In Kabbalistic sources, the eye frequently serves as a metaphor to describe G-d's metaphysical awareness as well as the interest people take in each other. The Bible depicts the watchful eye of G-d over the Jewish people (D'varim 11:12, T'hilim 33:18) and further demands that people not close their eyes to the needs of the less fortunate (D'varim 7:16, 15:9). It cautions us from being led astray by the wandering eye (Bamidbar 15:39), understanding that visual sensations cause the most sinful temptations (Sota 8a).
Within the Talmud the Sages admonish one for possessing an Ayin Hara, clearly connoting the vice of an Evil Eye (Pirkei Avot 2:9,11). One should instead adopt the trait of an Ayin Tova (good eye), taking satisfaction with one's lot in life and wishing the best for one's friends and neighbors (Avot D'Rabi Natan 16).
Numerous Talmudic sources depict an "Evil Eye" with harmful and destructive spiritual powers. The sage Rav, for example, attributed many fatal illnesses to the Evil Eye, with the Talmlud even contending that he could enter cemeteries and determine that 99 out of 100 people died prematurely from Ayin Hara causes (Bava Metzia 107b).
These sages affirmed that certain eyes possessed natural baneful potencies, or alternatively believed that the envious glare of onlookers, even with no evil intended, could cause Divine negative repercussions.
These beliefs were widespread in both antiquity and medieval times, and extended to both the learned elite and the masses. Significantly, Rashi (1040-1150, France) and many other medieval scholars explained that the Bible prohibited directly counting the heads of population groups to avoid inflicting an "Evil Eye" (Exodus 30:12). Many medieval philosophers affirmed this power of Ayin Hara. Both Gersonides (1288-1344, France) and Rav Yitzhak Arama (15th century, Spain), for example, elaborately explain how eyes can emit certain vapors that wreak havoc on their objects. Others, like Rav Ovadia Seforno (1475-1550, Italy) adopt a more spiritual approach, contending that escalated individual attention causes G-d to examine the actions of the given person, increasing the possibility of divine reproach, since no one is without sin.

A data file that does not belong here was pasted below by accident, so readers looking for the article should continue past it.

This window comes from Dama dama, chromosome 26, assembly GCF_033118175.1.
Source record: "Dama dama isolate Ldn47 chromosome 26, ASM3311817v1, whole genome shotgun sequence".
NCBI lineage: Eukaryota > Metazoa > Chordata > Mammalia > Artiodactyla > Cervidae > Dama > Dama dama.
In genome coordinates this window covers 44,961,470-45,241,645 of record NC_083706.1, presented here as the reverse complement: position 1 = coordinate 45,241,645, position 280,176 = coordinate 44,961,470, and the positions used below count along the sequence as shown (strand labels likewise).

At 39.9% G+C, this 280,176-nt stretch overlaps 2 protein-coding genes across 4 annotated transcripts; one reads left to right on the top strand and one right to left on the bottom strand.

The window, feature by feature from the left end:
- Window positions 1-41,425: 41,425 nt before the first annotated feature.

Maimonides directly challenged the notion of an Evil Eye and other folklore beliefs by minimizing the impact these types of beliefs had in Halachic matters. The Talmud, for example, forbids one from overly admiring another's field crops, lest the Evil Eye damage the crops. While Rashi, Nahmanides, Rav Yosef Karo (Hoshen Mishpat 378:5) affirmed this explanation, Maimonides explained the prohibition as a protection of another's privacy, and utterly dismissed the Talmud's reasoning. Similarly, while the Talmud forbids caring for lost property while in the view of strangers, lest the Evil Eye destroy the property (Bava Metzia 30a), Maimonides only mentions the second reason offered in the Talmud, that the onlookers might steal it.
Despite Maimonides's opposition, many popular customs based on belief in the Evil Eye became part of Halacha - Jewish Law. Double weddings within families or congregations are not held to avoid the harm of noticeable celebration (Even Ha'ezer 62:3). Fathers and sons similarly refrained from reciting consecutive blessings over the Torah reading. While Rav Yehiel M. Epstein permitted one to forgo this custom if he was not concerned with the Evil Eye (Aruch Hashulhan 141:8), the majority of contemporary scholars believe that this custom should never be waived (Mishna Brura 141:19).
Some contemporary scholars clearly continue to affirm the historic belief in the Ayin Hara. Rav Meshulam Roth (d. 1963) chastised another scholar for dismissing its significance and importance (Kol Mevaser 2:7). Rav Ovadia Yosef gave a fascinating dvar Torah detailing the measures one can take to avoid the Ayin Hara. The main precaution one can take to prevent the Evil Eye is to lead a modest lifestyle. This includes dressing and behaving with Tzniut (modesty), not showing off, and not boasting about one's accomplishments, achievements, and possessions.
Bilingual lesson: What do you call the conical, ridged projection of a citrus juicer? In Hebrew, MASCHEIT.
Makes sense. In English? the REAMER.
 Chol HaMoed Jottings... (for lack of a catchier title)
I am following a psak I have received (and confirmed) in past years concerning typing on the computer during Chol HaMoed. Basically, one can do so, but there is a halachic problem in printing out from the computer. This should not be taken as a blanket psak; one should ask his/her own SH'EILAT RAV, since different circumstances and reasons might impact on the psak.